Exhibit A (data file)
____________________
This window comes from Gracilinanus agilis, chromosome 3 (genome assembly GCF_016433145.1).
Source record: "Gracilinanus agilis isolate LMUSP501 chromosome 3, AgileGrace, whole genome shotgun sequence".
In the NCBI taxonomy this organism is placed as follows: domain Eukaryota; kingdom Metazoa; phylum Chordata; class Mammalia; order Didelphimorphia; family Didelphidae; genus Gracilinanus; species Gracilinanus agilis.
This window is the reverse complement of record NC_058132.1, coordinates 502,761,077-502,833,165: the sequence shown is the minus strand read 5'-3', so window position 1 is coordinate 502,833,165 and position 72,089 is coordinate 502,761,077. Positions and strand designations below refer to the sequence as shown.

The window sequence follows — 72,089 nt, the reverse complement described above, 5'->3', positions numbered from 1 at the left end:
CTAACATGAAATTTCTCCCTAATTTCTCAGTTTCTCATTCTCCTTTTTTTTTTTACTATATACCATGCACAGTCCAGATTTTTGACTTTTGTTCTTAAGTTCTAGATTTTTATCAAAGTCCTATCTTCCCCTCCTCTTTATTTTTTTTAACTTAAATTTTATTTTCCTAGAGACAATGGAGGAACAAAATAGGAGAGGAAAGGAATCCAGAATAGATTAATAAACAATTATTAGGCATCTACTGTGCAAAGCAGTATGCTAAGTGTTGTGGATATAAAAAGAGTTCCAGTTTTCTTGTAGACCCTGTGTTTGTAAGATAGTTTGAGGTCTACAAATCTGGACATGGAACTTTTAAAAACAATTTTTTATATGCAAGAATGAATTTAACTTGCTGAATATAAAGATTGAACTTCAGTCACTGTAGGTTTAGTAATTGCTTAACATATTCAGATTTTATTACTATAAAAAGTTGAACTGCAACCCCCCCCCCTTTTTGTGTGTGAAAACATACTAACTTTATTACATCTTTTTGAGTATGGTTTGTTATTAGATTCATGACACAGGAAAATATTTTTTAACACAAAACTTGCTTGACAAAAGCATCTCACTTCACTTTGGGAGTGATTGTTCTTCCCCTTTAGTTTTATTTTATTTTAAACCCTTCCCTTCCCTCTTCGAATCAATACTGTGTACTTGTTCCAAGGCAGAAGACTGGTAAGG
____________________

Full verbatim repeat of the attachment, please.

This window comes from Gracilinanus agilis, chromosome 3 (genome assembly GCF_016433145.1).
Source record: "Gracilinanus agilis isolate LMUSP501 chromosome 3, AgileGrace, whole genome shotgun sequence".
In the NCBI taxonomy this organism is placed as follows: domain Eukaryota; kingdom Metazoa; phylum Chordata; class Mammalia; order Didelphimorphia; family Didelphidae; genus Gracilinanus; species Gracilinanus agilis.
This window is the reverse complement of record NC_058132.1, coordinates 502,761,077-502,833,165: the sequence shown is the minus strand read 5'-3', so window position 1 is coordinate 502,833,165 and position 72,089 is coordinate 502,761,077. Positions and strand designations below refer to the sequence as shown.

The window sequence follows — 72,089 nt, the reverse complement described above, 5'->3', positions numbered from 1 at the left end:
CTAACATGAAATTTCTCCCTAATTTCTCAGTTTCTCATTCTCCTTTTTTTTTTTACTATATACCATGCACAGTCCAGATTTTTGACTTTTGTTCTTAAGTTCTAGATTTTTATCAAAGTCCTATCTTCCCCTCCTCTTTATTTTTTTTAACTTAAATTTTATTTTCCTAGAGACAATGGAGGAACAAAATAGGAGAGGAAAGGAATCCAGAATAGATTAATAAACAATTATTAGGCATCTACTGTGCAAAGCAGTATGCTAAGTGTTGTGGATATAAAAAGAGTTCCAGTTTTCTTGTAGACCCTGTGTTTGTAAGATAGTTTGAGGTCTACAAATCTGGACATGGAACTTTTAAAAACAATTTTTTATATGCAAGAATGAATTTAACTTGCTGAATATAAAGATTGAACTTCAGTCACTGTAGGTTTAGTAATTGCTTAACATATTCAGATTTTATTACTATAAAAAGTTGAACTGCAACCCCCCCCCCTTTTTGTGTGTGAAAACATACTAACTTTATTACATCTTTTTGAGTATGGTTTGTTATTAGATTCATGACACAGGAAAATATTTTTTAACACAAAACTTGCTTGACAAAAGCATCTCACTTCACTTTGGGAGTGATTGTTCTTCCCCTTTAGTTTTATTTTATTTTAAACCCTTCCCTTCCCTCTTCGAATCAATACTGTGTACTTGTTCCAAGGCAGAAGACTGGTAAGG